Saturday business event includes budding entrepreneurs, community members
By Grambling State University Media Bureau
GRAMBLING, La – If you are dying to be in business, or in business and want to ramp up your prospects and success, you want to be at the first-ever Big Event at Grambling State University on Saturday (Aug. 4).
Carl N. Wright, dean of Grambling State’s College of Business, said the seminar is the first of its kind at the university and is believed to be the first of its kind in the area. He said it was the idea of Grambling State University President Frank G. Pogue that the university should host some kind of activity targeting business people generally, especially those who need to learn more about land management. In a short matter of time, he said that Trailblazer RC&D formed a committee, made up of USDA agencies, and launched this effort.
“These issues are important to all of us. They are bread and butter matters, business dealings that have an impact on things we do nearly every day,” said Wright. “Most of us just don’t think about it, unless and until we’re involved.”
“In so many cases underserved customers are not aware of the various assistance that is available through USDA so therefore they have had limited participation in the various programs,” said Dexter R. Sapp, a resource conservationist on the water resources staff of the USDA’s Natural Resources Conservation Service in Alexandria. “While NRCS has participated in Career Days/Job Fairs at various universities, including GSU, for a number of years, to my knowledge, this is the first time that an RC&D Council here in Louisiana has teamed up with a University and various USDA Agencies to conduct such an event.”
A featured general session will focus on “Mineral Rights: Oil and Gas Leasing Considerations,” examining how to value mineral rights, mineral rights contract negotiations, environmental impact and land value impact from the extraction of mineral deposits and other mineral rights considerations.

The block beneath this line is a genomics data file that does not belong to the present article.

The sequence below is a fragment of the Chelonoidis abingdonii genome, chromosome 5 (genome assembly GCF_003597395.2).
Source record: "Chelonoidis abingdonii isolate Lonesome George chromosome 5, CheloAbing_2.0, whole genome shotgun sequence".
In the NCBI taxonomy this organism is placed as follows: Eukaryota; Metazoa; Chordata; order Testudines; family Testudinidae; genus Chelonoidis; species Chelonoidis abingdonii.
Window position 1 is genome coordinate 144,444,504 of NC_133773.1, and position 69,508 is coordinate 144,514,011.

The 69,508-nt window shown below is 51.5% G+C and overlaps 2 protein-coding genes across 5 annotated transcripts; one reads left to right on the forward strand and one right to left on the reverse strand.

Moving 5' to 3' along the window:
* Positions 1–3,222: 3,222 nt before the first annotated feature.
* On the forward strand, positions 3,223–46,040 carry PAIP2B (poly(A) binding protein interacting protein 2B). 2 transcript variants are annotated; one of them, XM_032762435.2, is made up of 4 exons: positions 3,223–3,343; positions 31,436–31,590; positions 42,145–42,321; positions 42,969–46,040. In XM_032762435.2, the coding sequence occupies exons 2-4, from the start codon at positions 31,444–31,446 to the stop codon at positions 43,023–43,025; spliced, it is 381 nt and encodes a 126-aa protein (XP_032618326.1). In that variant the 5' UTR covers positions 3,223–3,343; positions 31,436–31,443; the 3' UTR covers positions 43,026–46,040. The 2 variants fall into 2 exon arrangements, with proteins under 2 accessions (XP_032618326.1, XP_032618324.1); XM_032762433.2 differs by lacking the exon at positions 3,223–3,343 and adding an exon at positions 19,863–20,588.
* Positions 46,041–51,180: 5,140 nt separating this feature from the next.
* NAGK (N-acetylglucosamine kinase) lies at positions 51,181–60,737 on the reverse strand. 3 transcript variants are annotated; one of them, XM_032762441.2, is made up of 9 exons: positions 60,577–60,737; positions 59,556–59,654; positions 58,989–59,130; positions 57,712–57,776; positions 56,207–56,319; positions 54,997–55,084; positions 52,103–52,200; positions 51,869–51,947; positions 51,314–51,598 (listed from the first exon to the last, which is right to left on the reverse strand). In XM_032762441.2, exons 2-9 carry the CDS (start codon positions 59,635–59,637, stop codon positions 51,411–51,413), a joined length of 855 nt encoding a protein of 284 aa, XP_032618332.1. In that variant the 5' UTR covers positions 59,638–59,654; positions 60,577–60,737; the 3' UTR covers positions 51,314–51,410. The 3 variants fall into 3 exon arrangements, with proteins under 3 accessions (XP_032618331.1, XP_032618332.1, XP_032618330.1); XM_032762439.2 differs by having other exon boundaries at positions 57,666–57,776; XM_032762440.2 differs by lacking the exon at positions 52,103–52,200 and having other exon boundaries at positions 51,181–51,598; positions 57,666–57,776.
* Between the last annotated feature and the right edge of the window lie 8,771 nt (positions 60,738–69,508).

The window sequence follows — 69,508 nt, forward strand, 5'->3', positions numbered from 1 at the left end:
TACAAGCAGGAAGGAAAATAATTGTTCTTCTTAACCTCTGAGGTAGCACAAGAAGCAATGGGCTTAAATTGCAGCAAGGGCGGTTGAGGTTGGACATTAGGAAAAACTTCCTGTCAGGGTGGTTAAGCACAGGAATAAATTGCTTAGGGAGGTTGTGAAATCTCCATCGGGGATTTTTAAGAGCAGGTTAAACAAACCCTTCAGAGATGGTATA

USDA defines its underserved customers as “individuals or groups who have not participated in or have received limited benefits from USDA programs.”
The event will be held on campus in the Favrot Student Union Black and Gold Room. The activity will start with a free breakfast and registration at 9 a.m., continuing with concurrent workshops at 9:30 a.m. and ending at 2 p.m. The program includes a free lunch for those who register in advance.
The organizers encourage anyone interested in attending, though the focus is on farmers, ranchers, landowners, community leaders, business leaders and entrepreneurs to register as soon as possible.
More specifically, Wright said among those who will benefit are those who want to go into business for themselves; community and business leaders wanting to know about funding sources for community projects; people who want to know about funding sources for single- and multi-family projects; forest landowners who need to know more about how to manage and market forest products; pasture landowners who want to know more about proper land management; homeowners who want to learn about water quality and best practices in average homes; property owners with issues involving feral or wild hogs and hunters who want to learn more about managing property with whitetail deer and turkey.
The planning committee members feel that students can benefit, too. “Students interested in going into business for themselves as opposed to working for someone will definitely benefit,” said Wright. “Our Entrepreneurial Forum during the Big Event can help them.
“They can also find out about possible funding sources through USDA Rural Development Programs and learn about opportunities they might not know exist. If nothing else, they can take the information back to parents and others and help their families and friends.”
Sapp said participants will “gain awareness of what services are offered through USDA, which consists of agencies funded by their tax dollars. The assistance provided by USDA is made available at no charge to the customer and many people do not realize this.”
“The committee hopes that once the participants become aware of the various services and programs that are provided by USDA and Trailblazer RC&D that they will contact the office in their parish and actually participate in some of our great programs.”
GSU’s Project EMERALD Director Obadiah Simmons has been working with Wright, Sapp and Ellzey Simmons, CEO of the Trailblazer Resource Conservation & Development Council in Ruston to coordinate the program. Other sponsors and supporters include USDA Rural Development, USDA’s Natural Resources, USDA’s Farm Service Agency, Grambling State University’s Office of Continuing Education, Ms Barbara McIntyre, President of the Grambling Chamber of Commerce, and Entergy.
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